References

  1. Buzaid A. C., Gershenwald J. E. (2019). Tumor, node, metastasis (TNM) staging system and other prognostic factors in cutaneous melanoma. UpToDate. Retrieved January 16, 2021, from https://www.uptodate.com/contents/tumor-node-metastasis-tnm-staging-system-and-other-prognostic-factors-in-cutaneous-melanoma
  2. Curti B.D., & Leachman S, & Urba W.J. (2018). Cancer of the skin. Jameson JL, et al. (Ed.), Harrison’s Principles of Internal Medicine, 20th ed. McGraw-Hill.
  3. Hassel J.C., & Enk A.H. (2019). Melanoma. Kang S, et al. (Ed.), Fitzpatrick’s Dermatology, 9th ed. McGraw-Hill.
  4. Heistein J.B., Acharya U. (2020). Malignant melanoma. https://www.ncbi.nlm.nih.gov/books/NBK470409/
  5. Liu V., Armstrong A.W., Mihm M.C. (2020). Pathologic characteristics of melanoma. UpToDate. Retrieved January 15, 2021, from https://www.uptodate.com/contents/pathologic-characteristics-of-melanoma
  6. Rastrelli M., Tropea S., Rossi C.R., Alaibac M. (2014). Melanoma: Epidemiology, Risk Factors, Pathogenesis, Diagnosis and Classification. https://iv.iiarjournals.org/content/28/6/1005.long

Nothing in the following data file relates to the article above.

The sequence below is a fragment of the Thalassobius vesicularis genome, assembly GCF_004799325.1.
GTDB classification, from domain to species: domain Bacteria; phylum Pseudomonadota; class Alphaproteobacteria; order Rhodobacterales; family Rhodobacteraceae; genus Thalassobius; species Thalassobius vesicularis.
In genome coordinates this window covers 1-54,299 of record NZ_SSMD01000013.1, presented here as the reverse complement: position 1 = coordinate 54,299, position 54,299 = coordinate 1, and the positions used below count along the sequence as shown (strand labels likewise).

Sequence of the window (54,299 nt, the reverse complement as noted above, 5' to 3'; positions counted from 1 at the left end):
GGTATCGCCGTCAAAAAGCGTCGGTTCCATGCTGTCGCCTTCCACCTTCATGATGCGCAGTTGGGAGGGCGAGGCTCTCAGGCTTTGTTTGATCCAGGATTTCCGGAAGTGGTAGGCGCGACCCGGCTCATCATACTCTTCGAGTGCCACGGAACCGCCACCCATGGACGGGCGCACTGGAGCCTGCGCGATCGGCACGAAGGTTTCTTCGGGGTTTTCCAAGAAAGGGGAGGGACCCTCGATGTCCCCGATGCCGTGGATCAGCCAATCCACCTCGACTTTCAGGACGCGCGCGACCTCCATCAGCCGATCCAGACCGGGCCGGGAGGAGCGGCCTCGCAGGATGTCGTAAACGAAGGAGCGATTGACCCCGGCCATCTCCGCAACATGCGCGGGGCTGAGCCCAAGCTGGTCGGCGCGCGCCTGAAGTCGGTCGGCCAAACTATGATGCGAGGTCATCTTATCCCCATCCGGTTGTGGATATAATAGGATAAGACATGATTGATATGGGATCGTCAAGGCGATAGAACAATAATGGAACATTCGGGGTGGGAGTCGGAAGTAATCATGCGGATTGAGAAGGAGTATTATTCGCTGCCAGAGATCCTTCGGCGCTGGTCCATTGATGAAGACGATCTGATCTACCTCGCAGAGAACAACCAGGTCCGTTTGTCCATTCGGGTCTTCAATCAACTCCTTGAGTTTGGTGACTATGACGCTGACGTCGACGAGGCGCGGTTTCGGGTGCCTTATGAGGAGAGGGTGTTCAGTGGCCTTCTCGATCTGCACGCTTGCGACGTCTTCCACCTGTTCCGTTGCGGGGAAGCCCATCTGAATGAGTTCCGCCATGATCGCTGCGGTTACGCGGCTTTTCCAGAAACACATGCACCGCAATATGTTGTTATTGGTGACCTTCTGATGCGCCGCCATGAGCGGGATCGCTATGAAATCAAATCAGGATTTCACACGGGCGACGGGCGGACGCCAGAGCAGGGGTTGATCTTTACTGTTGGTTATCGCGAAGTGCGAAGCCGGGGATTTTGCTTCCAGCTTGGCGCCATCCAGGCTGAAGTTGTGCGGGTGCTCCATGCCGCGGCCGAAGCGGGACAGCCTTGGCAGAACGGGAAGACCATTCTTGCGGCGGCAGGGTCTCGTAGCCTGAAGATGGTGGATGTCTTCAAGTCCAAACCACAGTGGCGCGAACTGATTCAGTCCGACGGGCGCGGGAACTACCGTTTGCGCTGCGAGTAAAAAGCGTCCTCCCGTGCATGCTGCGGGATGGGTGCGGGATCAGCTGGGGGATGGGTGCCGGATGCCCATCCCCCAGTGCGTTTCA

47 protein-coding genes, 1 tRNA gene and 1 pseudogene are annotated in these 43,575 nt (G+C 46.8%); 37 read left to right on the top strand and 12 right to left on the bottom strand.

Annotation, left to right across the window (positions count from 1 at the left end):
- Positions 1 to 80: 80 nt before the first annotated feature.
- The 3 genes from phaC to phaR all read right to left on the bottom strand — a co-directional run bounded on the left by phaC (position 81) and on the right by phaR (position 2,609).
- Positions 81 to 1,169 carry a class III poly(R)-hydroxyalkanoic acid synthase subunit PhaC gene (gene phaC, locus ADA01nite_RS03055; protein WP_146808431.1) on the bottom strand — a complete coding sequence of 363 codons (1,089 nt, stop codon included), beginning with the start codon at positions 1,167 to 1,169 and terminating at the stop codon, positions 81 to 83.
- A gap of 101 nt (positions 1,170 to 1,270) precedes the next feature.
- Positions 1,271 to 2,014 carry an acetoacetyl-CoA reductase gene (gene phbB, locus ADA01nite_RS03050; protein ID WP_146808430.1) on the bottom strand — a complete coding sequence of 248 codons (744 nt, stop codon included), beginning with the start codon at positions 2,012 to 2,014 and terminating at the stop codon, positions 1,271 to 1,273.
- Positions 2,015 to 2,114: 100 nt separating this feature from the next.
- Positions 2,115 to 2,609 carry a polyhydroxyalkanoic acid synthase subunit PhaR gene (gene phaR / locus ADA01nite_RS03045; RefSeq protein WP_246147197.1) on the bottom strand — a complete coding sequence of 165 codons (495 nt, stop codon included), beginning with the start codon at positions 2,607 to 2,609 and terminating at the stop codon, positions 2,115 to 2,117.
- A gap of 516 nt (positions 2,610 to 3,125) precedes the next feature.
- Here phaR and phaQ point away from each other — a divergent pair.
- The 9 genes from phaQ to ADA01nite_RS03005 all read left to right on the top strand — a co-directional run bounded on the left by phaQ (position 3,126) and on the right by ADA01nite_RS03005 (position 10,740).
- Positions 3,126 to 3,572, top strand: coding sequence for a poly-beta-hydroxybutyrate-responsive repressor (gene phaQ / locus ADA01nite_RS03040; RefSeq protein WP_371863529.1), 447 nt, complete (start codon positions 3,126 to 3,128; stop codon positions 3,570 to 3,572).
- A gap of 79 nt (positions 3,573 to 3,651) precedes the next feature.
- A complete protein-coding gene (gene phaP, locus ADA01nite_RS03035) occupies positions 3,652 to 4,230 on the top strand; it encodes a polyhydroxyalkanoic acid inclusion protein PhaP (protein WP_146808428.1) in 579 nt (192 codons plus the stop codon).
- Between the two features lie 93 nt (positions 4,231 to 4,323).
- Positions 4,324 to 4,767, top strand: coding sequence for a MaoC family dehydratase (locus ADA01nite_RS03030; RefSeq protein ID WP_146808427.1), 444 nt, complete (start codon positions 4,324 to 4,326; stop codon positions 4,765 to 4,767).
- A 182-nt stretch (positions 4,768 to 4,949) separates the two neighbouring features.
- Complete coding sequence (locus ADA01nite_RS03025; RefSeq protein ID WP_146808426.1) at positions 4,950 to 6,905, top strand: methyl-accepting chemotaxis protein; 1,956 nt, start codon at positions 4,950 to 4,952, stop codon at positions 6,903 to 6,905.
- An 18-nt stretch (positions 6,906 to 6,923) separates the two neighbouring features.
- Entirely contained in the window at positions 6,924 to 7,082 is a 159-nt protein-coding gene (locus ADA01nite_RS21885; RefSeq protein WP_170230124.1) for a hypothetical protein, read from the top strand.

7. Sosman J. A. (2020). Overview of the management of advanced cutaneous melanoma. UpToDate. Retrieved January 16, 2021, from https://www.uptodate.com/contents/overview-of-the-management-of-advanced-cutaneous-melanoma
  8. Stone M.D. (2020). Surgical management of primary cutaneous melanoma or melanoma at other unusual sites. UpToDate. Retrieved January 16, 2021, from https://www.uptodate.com/contents/surgical-management-of-primary-cutaneous-melanoma-or-melanoma-at-other-unusual-sites
  9. Swanson D.L. (2017). Nevi and melanoma. Soutor C, & Hordinsky M.K.(Eds.), Clinical Dermatology. McGraw-Hill.
  10. Swetter S., Geller A.C. (2020). Melanoma: Clinical features and diagnosis. UpToDate. Retrieved January 16, 2021, from https://www.uptodate.com/contents/melanoma-clinical-features-and-diagnosis
  11. Tan, W. (2020). Malignant Melanoma. Medscape. https://emedicine.medscape.com/article/280245-overview